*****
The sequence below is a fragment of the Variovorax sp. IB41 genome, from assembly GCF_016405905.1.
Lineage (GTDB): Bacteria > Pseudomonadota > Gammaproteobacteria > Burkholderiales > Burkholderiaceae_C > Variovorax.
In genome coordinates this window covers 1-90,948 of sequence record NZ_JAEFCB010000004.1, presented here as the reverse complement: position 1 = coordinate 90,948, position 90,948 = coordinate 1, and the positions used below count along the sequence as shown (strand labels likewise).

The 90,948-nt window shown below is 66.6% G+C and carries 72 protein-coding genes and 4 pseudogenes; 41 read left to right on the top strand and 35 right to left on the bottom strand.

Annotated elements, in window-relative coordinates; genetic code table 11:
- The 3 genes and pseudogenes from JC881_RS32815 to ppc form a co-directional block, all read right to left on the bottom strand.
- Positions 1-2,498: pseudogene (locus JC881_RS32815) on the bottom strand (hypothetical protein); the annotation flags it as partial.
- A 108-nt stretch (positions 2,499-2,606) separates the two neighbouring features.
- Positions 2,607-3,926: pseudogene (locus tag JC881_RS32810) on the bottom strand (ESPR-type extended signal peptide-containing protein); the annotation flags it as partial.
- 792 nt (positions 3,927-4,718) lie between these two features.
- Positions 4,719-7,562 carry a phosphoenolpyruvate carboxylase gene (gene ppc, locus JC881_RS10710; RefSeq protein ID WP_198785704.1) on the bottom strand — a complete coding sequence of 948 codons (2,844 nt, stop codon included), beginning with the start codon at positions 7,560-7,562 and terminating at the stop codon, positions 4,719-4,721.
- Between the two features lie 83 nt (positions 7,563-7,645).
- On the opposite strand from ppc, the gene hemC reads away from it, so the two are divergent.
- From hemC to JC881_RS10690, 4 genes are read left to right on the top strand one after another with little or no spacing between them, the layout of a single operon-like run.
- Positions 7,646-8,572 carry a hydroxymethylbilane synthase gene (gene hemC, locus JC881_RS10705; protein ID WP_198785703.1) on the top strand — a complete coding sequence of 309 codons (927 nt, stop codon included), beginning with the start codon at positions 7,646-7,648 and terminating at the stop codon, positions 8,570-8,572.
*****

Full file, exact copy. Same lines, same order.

The sequence below is a fragment of the Variovorax sp. IB41 genome, from assembly GCF_016405905.1.
Lineage (GTDB): Bacteria > Pseudomonadota > Gammaproteobacteria > Burkholderiales > Burkholderiaceae_C > Variovorax.
In genome coordinates this window covers 1-90,948 of sequence record NZ_JAEFCB010000004.1, presented here as the reverse complement: position 1 = coordinate 90,948, position 90,948 = coordinate 1, and the positions used below count along the sequence as shown (strand labels likewise).

The 90,948-nt window shown below is 66.6% G+C and carries 72 protein-coding genes and 4 pseudogenes; 41 read left to right on the top strand and 35 right to left on the bottom strand.

Annotated elements, in window-relative coordinates; genetic code table 11:
- The 3 genes and pseudogenes from JC881_RS32815 to ppc form a co-directional block, all read right to left on the bottom strand.
- Positions 1-2,498: pseudogene (locus JC881_RS32815) on the bottom strand (hypothetical protein); the annotation flags it as partial.
- A 108-nt stretch (positions 2,499-2,606) separates the two neighbouring features.
- Positions 2,607-3,926: pseudogene (locus tag JC881_RS32810) on the bottom strand (ESPR-type extended signal peptide-containing protein); the annotation flags it as partial.
- 792 nt (positions 3,927-4,718) lie between these two features.
- Positions 4,719-7,562 carry a phosphoenolpyruvate carboxylase gene (gene ppc, locus JC881_RS10710; RefSeq protein ID WP_198785704.1) on the bottom strand — a complete coding sequence of 948 codons (2,844 nt, stop codon included), beginning with the start codon at positions 7,560-7,562 and terminating at the stop codon, positions 4,719-4,721.
- Between the two features lie 83 nt (positions 7,563-7,645).
- On the opposite strand from ppc, the gene hemC reads away from it, so the two are divergent.
- From hemC to JC881_RS10690, 4 genes are read left to right on the top strand one after another with little or no spacing between them, the layout of a single operon-like run.
- Positions 7,646-8,572 carry a hydroxymethylbilane synthase gene (gene hemC, locus JC881_RS10705; protein ID WP_198785703.1) on the top strand — a complete coding sequence of 309 codons (927 nt, stop codon included), beginning with the start codon at positions 7,646-7,648 and terminating at the stop codon, positions 8,570-8,572.